The Perfect Tree
Author and Illustrator: Chloe Bonfield
Published January 5th, 2016 by Running Press Kids
Summary: Jack is searching for the perfect tree—one that he can chop, hack, and stack! But when it becomes too hard to find, Jack stumbles across three unlikely friends who want to show him their perfect trees.
In this lively, enchanting story, The Perfect Tree is a reminder to notice the wonders we often overlook, and to value our friendship with the natural world.
Kellee’s Review: The Perfect Tree is a book that I hope doesn’t go beneath the radar because it is a wonderful book with a positive theme and beautiful illustrations. Jack’s story makes the reader think about all the harm we do when we destroy the forest, but it does so without listing or preaching. It just shows. It mentions in her biography that Chloe Bonfield is fond of printmaking, and you can see this in her artwork that accompanies Jack’s story. It is mixed media, 3D, collage, and illustrated and just really takes the book to the next level.
Ricki’s Review: Whew. This book is quite beautiful. I felt like I went through a journey as I turned the pages. When I got to the end, I flipped to the front of the book and read it once more. My 2-year-old son kept saying, “Ooooo,” as I turned the pages. The words flow naturally in a way that is both quiet in its delivery and loud in its message. And the artwork—oh the artwork! I love the way the images are layered to grab readers’ attention. I spent much time on each page wondering, “But how did she do this?!” The mixed media will captivate readers and inspire them to want to create their own works of art/literature. I am excited to have this book in my library because I know it will be inspirational to my son.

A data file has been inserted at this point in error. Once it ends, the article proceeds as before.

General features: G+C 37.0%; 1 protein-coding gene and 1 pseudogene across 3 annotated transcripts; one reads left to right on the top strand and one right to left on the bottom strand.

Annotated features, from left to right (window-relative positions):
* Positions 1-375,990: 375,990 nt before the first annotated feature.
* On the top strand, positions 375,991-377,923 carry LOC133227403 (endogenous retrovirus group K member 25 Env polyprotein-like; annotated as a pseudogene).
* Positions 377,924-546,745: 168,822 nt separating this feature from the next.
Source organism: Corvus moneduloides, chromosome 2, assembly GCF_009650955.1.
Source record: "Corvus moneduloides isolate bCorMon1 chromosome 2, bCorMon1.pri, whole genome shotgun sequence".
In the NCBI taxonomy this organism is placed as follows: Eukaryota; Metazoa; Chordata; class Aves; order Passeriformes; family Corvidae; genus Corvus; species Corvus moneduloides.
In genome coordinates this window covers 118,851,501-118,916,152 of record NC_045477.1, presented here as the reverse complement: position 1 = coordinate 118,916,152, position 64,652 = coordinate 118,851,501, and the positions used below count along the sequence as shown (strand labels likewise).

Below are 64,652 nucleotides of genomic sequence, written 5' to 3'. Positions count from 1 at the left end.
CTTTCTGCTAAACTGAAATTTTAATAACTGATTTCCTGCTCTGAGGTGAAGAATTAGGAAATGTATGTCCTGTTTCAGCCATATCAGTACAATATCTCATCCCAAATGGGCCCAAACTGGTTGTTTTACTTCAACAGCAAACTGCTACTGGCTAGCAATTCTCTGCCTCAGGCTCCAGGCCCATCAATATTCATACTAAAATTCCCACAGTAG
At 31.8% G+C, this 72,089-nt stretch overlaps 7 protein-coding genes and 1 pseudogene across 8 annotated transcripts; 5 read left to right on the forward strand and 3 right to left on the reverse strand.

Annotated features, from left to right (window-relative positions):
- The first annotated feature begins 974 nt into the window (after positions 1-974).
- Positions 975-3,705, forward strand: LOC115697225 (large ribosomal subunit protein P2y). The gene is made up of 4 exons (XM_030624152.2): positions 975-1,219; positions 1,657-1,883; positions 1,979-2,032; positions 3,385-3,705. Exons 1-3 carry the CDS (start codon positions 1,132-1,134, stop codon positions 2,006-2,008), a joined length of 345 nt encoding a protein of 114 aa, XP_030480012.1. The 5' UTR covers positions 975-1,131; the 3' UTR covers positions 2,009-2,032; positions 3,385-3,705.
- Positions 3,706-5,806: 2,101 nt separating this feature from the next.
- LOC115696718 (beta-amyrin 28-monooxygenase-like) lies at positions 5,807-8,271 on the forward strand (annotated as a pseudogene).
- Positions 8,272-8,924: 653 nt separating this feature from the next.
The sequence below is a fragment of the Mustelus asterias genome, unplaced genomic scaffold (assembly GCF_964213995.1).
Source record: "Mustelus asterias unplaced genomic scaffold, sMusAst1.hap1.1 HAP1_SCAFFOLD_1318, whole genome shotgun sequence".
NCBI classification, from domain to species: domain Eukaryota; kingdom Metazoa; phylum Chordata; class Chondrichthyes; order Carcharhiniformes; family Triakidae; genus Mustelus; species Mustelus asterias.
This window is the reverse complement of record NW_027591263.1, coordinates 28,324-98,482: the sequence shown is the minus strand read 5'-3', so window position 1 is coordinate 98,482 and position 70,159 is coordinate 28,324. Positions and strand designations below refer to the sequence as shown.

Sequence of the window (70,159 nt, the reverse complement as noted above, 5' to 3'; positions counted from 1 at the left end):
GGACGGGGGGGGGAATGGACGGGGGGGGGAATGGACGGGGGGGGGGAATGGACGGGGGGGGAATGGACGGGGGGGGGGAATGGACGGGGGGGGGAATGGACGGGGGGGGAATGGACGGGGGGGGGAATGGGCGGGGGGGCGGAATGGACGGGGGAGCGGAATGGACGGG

Teachers’ Tools for Navigation: This book is a great one to discuss theme with. It is one that you have to infer, but it isn’t too difficult to interpret which would make it a good scaffolding tool to longer narratives. Additionally, it would be a great book to read around Earth Day because of the environmental lesson and love of nature.
Discussion Questions: Why does Jack change his mind?; Why is it important to take care of nature?; What are some ways that the author helps you see Jack’s story (through illustrations and text)?
We Flagged: “Once a boy named Jack went on a journey to find the perfect tree. Not to climb, not to draw, and definitely not to hug. No, Jack wanted a perfect tree to chop. A perfect tree to hack! A perfect tree to stack.”
Read This If You Loved: The Lorax by Dr. Seuss, The Giving Tree by Shel Silverstein, The Tree Lady by H. Joseph Hopkins, Can We Save the Tiger? by Martin Jenkins, Mama Miti by Donna Jo Napoli
**Thank you to Cassie from Running Press for providing copies for review!!**
Recently Popular Posts
- This is my Anti-Lexile, Anti-Reading Level Post.
- Top Books for Struggling/Reluctant Middle School Readers
- Novels with Science Content
- Harlem: A Poem by Walter Dean Myers
- Top Ten Tuesday: Our Favorite Pairings of YA Books…
- The Crossover by Kwame Alexander
- The Nazi Hunters by Neal Bascomb
- What Do You Do with a Problem? by Kobi Yamada
- Journey by Aaron Becker
- Review and Teaching Guide!: El Deafo by Cece Bell
Subscribe to Our Posts